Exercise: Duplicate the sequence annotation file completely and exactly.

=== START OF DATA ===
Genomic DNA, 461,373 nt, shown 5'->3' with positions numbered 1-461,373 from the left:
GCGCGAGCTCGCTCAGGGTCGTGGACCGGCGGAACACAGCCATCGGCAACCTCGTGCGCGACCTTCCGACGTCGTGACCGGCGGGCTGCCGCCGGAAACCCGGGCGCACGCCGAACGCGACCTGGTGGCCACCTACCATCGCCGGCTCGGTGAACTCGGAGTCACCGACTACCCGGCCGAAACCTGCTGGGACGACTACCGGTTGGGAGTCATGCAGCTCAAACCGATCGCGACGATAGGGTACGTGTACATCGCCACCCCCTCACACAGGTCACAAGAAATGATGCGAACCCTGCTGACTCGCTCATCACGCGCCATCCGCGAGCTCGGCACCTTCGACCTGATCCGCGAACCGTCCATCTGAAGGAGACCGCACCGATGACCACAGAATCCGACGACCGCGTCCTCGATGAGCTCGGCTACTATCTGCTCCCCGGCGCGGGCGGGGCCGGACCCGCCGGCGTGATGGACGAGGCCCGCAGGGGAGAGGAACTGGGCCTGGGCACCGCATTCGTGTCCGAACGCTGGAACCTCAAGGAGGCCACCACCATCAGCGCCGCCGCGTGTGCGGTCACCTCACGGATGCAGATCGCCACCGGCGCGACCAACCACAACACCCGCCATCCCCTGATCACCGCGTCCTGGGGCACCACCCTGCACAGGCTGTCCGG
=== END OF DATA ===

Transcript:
Genomic DNA, 461,373 nt, shown 5'->3' with positions numbered 1-461,373 from the left:
GCGCGAGCTCGCTCAGGGTCGTGGACCGGCGGAACACAGCCATCGGCAACCTCGTGCGCGACCTTCCGACGTCGTGACCGGCGGGCTGCCGCCGGAAACCCGGGCGCACGCCGAACGCGACCTGGTGGCCACCTACCATCGCCGGCTCGGTGAACTCGGAGTCACCGACTACCCGGCCGAAACCTGCTGGGACGACTACCGGTTGGGAGTCATGCAGCTCAAACCGATCGCGACGATAGGGTACGTGTACATCGCCACCCCCTCACACAGGTCACAAGAAATGATGCGAACCCTGCTGACTCGCTCATCACGCGCCATCCGCGAGCTCGGCACCTTCGACCTGATCCGCGAACCGTCCATCTGAAGGAGACCGCACCGATGACCACAGAATCCGACGACCGCGTCCTCGATGAGCTCGGCTACTATCTGCTCCCCGGCGCGGGCGGGGCCGGACCCGCCGGCGTGATGGACGAGGCCCGCAGGGGAGAGGAACTGGGCCTGGGCACCGCATTCGTGTCCGAACGCTGGAACCTCAAGGAGGCCACCACCATCAGCGCCGCCGCGTGTGCGGTCACCTCACGGATGCAGATCGCCACCGGCGCGACCAACCACAACACCCGCCATCCCCTGATCACCGCGTCCTGGGGCACCACCCTGCACAGGCTGTCCGG